Acrasia fights to keep her father alive, stealing and lying to purchase his expensive medication. Showing the world two faces—the gentle, loving daughter and the cynical, toughened criminal—she challenges anyone to stand in her way when it comes to her father’s well-being. 

When Michael touches Acrasia’s hand, he knows she is for him, and he feels cheated. Nevertheless, he can think of nothing but her, and the more he fights his fate, the more he realizes there could be fates worse than a lifetime with Acrasia, such as a lifetime without her. Now he needs to convince her that the contents of the dust-coated leather tote in her father’s closet make her his.

Acrasia is probably my favorite out of all the women in this series.  She is very smart, she knows how to get what she wants.  She is so selfless, she constantly puts herself in harms way just to keep her father alive and them fed.  All at a young age.  Even making up assignments in a fictional school so he continues to think that she is still going and doing well.

This is another story that shows even when love is fated, it can be difficult.  And this one is the most difficult of all.  Michael is the youngest.  He is seeing his older brothers and even cousins meet their “chosens” and become blissfully happy.  They are starting families.  They live communally at his family’s ranch.  And he hasn’t met her yet.

But when he does, she’s being booked on charges.

What makes it even worse is that his mother, Alicia, is convinced that Michael’s chosen is evil, and will do anything to protect her grown son.  Even when Acrasia nearly dies helping Alicia, it isn’t enough.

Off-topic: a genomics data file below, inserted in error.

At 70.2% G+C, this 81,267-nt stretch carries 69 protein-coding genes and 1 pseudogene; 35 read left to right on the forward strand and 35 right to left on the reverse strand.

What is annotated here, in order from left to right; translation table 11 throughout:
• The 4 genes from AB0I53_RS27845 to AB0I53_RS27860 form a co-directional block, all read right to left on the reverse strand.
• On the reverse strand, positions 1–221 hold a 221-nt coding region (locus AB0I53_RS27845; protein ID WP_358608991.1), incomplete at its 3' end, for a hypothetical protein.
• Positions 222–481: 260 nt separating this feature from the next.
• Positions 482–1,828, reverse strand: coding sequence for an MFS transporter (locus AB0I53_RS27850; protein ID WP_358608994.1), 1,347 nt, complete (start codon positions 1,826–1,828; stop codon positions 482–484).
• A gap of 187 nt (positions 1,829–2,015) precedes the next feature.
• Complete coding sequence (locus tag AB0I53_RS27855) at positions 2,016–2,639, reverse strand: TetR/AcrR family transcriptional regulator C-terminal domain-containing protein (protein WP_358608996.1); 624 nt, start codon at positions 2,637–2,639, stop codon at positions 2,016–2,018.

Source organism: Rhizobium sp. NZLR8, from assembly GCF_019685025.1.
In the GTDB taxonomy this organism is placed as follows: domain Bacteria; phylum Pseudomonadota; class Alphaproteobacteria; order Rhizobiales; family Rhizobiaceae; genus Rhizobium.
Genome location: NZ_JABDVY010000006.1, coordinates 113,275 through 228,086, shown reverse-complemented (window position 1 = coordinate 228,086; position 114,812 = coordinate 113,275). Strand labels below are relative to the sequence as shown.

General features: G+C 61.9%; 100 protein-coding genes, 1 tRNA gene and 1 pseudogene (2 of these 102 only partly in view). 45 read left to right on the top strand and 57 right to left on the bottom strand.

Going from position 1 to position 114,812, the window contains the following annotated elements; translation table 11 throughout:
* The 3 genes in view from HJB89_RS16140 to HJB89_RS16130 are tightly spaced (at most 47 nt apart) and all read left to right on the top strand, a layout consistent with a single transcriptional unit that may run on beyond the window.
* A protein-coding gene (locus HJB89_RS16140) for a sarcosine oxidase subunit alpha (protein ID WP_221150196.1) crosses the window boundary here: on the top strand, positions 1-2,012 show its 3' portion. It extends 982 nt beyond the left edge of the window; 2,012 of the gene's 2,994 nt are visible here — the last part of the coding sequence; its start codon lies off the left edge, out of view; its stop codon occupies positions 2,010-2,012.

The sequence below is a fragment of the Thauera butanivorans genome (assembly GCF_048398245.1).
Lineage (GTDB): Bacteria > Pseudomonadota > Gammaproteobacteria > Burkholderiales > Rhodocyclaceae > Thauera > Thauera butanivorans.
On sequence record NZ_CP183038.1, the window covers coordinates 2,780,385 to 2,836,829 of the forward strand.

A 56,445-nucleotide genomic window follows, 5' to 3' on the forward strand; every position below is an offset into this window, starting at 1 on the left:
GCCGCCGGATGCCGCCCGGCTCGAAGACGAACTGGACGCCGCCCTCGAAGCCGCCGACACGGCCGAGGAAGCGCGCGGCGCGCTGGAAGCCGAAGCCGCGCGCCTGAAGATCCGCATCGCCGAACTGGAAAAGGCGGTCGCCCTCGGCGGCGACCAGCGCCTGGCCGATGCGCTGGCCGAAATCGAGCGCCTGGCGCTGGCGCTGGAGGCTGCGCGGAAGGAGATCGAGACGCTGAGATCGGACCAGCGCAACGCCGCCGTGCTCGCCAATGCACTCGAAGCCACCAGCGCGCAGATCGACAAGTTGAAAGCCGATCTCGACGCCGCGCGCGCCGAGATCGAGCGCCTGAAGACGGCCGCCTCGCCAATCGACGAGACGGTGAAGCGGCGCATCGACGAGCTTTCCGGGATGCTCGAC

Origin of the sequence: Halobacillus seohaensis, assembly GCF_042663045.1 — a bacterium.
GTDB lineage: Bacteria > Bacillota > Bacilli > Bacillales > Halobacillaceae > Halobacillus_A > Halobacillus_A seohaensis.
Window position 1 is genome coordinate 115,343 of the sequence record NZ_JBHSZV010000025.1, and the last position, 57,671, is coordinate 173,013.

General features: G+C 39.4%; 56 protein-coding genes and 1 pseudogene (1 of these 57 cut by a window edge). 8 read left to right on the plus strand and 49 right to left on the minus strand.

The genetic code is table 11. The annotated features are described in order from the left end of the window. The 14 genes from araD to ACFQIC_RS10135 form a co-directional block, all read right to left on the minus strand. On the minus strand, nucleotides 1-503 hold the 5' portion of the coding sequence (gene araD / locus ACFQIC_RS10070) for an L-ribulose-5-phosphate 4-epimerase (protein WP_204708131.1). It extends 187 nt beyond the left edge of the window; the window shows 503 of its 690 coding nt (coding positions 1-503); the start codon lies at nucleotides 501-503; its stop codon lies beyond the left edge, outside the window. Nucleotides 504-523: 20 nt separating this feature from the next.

I love the relationship and the banter between Acrasia and Michael.  She is so afraid to let anyone near, to truly let anyone see how much they mean to her.  She constantly keeps everyone at arms length.  Her constant accusations of Michael’s “cockiness” is hilarious.

I love how Acrasia fits right into the stronghold, despite Alicia’s best effort to make her the outcast.

Another aspect that I truly adore about this series is the children of The Ten and the “chosen”.  They truly provide a background of joy to the otherwise serious goings on that The Ten are facing.  I think Ally and Susan are my favorites.  They test out their new powers and truly test the patience of everyone around them.

Despite the darkness, this ends up being a wonderful story.  It segues nicely into the final story.

I was also delighted to learn about the name Belphobe.  My daughter shares a version of that name.

Book Review: The Roundup by Coty Justus

Roundup

This is book three in the Birthrights series.  This one is probably one of my favorites in the series.  I absolutely love the characters and the action and the description of the locations used in the book.  Here is the synopsis: